Little did we know, as we set out from Pokhara, Nepal, for the nearby Tibetan refugee settlement, Tashi Palkhel, that we would find ourselves so charmed by our encounters there. Travelling by taxi, we arrived in about 15 minutes and, after passing a row of craft stalls, women calling to us to ‘just look’, we began our self tour at the Jangchub Choeling Gompa, the monastery at the centre of the village and home to about 200 monks. As with the many temples we’ve viewed in Asia, the physical presence of Buddhism there is so much more colourful, shiny and decorative than how it is expressed in Western culture. A giant Buddha statue looms in the temple, along with numerous other graphic images. Prayer wheels are a major theme, with an enormous red and gold one being housed in its own room.
Other prayer wheels of various sizes are stationed around temples, used unselfconsciously by local Tibetans in their daily prayer rituals as we walked about. Also ubiquitous in this community were locals walking with strings of prayer beads, chanting prayers as they ambled along. It brought to mind for me the Catholic ritual of reciting the rosary.
We see prayer flags at varying ages and stages of decomposition festooning all corners of the settlement, as we stroll the narrow streets. A young Tibetan woman wearing a t-shirt stating ‘I can’t unlove you’ greeted me with ‘Namaste’. In the conversation that ensued, she shared that she’s Canadian too, home for a one month visit from Toronto.
For me, our visit truly begins when I round the corner of a small prayer wheel temple and come face to face with a tall and toothless elderly man. He greeted me with hands in Wei or prayer position, smiling broadly and asked me where I’m from. When he heard ‘Canada’, he became animated, motioning me to follow him, miming drinking from a glass. I get that I’m being invited home for a drink, and follow, gesturing to my partner down the path to come along. Arriving at a low building with an even lower doorway, we are welcomed into a small spotless room arrayed with raised sleeping beds covered with colourful Tibetan carpets. Buddhist and family photos are arranged on the walls, including a prominently placed photo of the Dalai Lama. As we introduced ourselves, this man held my hands in his, looked into my eyes and leaned his forehead against mine gently, a somehow beautiful honouring gesture. He then disappeared through the doorway for a time.
A much younger man then arrived with glasses of dark, bubbling liquid and placed them in front of us. I panicked a little thinking perhaps this was some local hooch, and since I don’t drink, I dreaded offending these sweet and welcoming people. A surreptitious sniff convinced me that it was nothing more than coca-cola. The next anxiety that niggled at me was whether the glass was clean or would I get yet another round of tourist tummy? However, looking around at this home, humble and tiny as it was, I felt confident about drinking the generous offering. Coca-cola is an expensive drink in Nepal.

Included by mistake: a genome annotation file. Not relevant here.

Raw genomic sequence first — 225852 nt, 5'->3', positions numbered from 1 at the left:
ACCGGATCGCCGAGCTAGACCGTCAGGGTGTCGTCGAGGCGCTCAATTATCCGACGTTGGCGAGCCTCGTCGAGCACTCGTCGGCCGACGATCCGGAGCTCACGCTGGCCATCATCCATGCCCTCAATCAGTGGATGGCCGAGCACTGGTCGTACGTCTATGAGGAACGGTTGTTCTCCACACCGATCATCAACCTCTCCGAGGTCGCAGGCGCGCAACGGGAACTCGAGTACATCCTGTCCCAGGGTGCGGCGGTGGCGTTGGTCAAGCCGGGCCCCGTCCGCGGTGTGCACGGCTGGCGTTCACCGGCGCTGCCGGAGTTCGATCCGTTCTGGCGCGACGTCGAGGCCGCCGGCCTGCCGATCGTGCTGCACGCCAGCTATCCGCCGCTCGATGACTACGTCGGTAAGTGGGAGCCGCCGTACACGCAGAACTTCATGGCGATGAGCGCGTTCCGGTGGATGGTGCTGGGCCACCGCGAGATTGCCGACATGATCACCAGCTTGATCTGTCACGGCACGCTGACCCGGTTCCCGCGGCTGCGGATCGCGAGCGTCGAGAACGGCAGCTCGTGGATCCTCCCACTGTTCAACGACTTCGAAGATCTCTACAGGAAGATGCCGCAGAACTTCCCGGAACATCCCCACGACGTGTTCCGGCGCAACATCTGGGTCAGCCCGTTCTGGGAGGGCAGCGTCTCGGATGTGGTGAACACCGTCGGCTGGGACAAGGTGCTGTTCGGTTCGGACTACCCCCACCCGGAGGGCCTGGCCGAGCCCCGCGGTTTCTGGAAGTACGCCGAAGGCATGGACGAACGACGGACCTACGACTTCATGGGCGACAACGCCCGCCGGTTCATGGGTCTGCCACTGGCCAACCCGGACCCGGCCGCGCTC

We were able to discover through the younger man – who turned out to be the elderly man’s 23 year old grandson – that the excitement about meeting Canadians was about the old man’s daughter who lives in Toronto. He showed us a photo of her and her husband, pointing happily to her and to himself, then to us. He seemed delighted to point to our commonality. He told us that he is 82, smiling warmly with every difficult English word he expressed. He introduced us to his wife who arrived home from visiting the woman next door. A bowl of fruit was placed in front of us. We ate, chatting with our friend’s grandson whose English was excellent. He had completed high school and was looking for a good college. He shared his frustration that employment is difficult for Tibetans living in Nepal. They are not allowed to gain citizenship or work in public service. The Nepali government has entered into trade deals with the Chinese government under which they have agreed not to recognize Tibetan refugees. What kind of future can there be for people in this position, especially youth? Yet they smile cheerfully and welcome us into their community.
As we leave the home of our new friends, Tibetan community life swirled around us. Another toothless gentleman invited us to see his store. When I agreed he, like a magician, whipped a blanket off a few jewellery items and handicrafts that he had arranged on a cement stair, proudly displaying his ‘store’. He had just the copper and brass bracelet that I needed!
A mangy dog displays her pinto-like patterned skin, pink and black, shuffling from sun-bathing spot to shade and back again several times. I suspect she is a community dog, living on whatever scraps come her way. I also suspect she is not the only one, mangy dogs being plentiful here in Nepal.
As we climb into the taxi for the trip back to Pokhara, giggling, joyful chatter of children reaches my ears. This is a sound which spans across all cultures – children gleeful to be out of school for the day. In the small things we find common ground, yet what Westerner can truly understand the landless, oppressed experience of the Tibetan refugee?